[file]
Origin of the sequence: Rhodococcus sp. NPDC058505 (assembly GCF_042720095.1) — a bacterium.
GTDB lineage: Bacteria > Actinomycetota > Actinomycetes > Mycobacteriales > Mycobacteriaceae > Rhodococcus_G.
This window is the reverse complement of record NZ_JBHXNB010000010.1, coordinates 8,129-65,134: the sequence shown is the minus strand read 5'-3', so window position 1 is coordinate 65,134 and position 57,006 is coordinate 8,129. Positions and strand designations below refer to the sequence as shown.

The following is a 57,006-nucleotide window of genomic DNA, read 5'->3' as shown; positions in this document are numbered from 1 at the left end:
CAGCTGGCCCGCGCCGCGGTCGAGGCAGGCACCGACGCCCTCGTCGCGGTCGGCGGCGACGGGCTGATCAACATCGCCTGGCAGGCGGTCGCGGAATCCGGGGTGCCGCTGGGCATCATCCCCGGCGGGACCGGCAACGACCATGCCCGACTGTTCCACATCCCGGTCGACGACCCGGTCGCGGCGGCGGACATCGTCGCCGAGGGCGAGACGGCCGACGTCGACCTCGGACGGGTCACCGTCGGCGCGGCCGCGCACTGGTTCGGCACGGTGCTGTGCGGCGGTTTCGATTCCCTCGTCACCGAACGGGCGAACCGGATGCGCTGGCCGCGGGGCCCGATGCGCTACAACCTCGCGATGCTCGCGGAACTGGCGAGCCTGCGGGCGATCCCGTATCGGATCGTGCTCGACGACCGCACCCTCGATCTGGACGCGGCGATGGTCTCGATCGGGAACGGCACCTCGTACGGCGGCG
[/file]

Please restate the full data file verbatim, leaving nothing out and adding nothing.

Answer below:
Origin of the sequence: Rhodococcus sp. NPDC058505 (assembly GCF_042720095.1) — a bacterium.
GTDB lineage: Bacteria > Actinomycetota > Actinomycetes > Mycobacteriales > Mycobacteriaceae > Rhodococcus_G.
This window is the reverse complement of record NZ_JBHXNB010000010.1, coordinates 8,129-65,134: the sequence shown is the minus strand read 5'-3', so window position 1 is coordinate 65,134 and position 57,006 is coordinate 8,129. Positions and strand designations below refer to the sequence as shown.

The following is a 57,006-nucleotide window of genomic DNA, read 5'->3' as shown; positions in this document are numbered from 1 at the left end:
CAGCTGGCCCGCGCCGCGGTCGAGGCAGGCACCGACGCCCTCGTCGCGGTCGGCGGCGACGGGCTGATCAACATCGCCTGGCAGGCGGTCGCGGAATCCGGGGTGCCGCTGGGCATCATCCCCGGCGGGACCGGCAACGACCATGCCCGACTGTTCCACATCCCGGTCGACGACCCGGTCGCGGCGGCGGACATCGTCGCCGAGGGCGAGACGGCCGACGTCGACCTCGGACGGGTCACCGTCGGCGCGGCCGCGCACTGGTTCGGCACGGTGCTGTGCGGCGGTTTCGATTCCCTCGTCACCGAACGGGCGAACCGGATGCGCTGGCCGCGGGGCCCGATGCGCTACAACCTCGCGATGCTCGCGGAACTGGCGAGCCTGCGGGCGATCCCGTATCGGATCGTGCTCGACGACCGCACCCTCGATCTGGACGCGGCGATGGTCTCGATCGGGAACGGCACCTCGTACGGCGGCG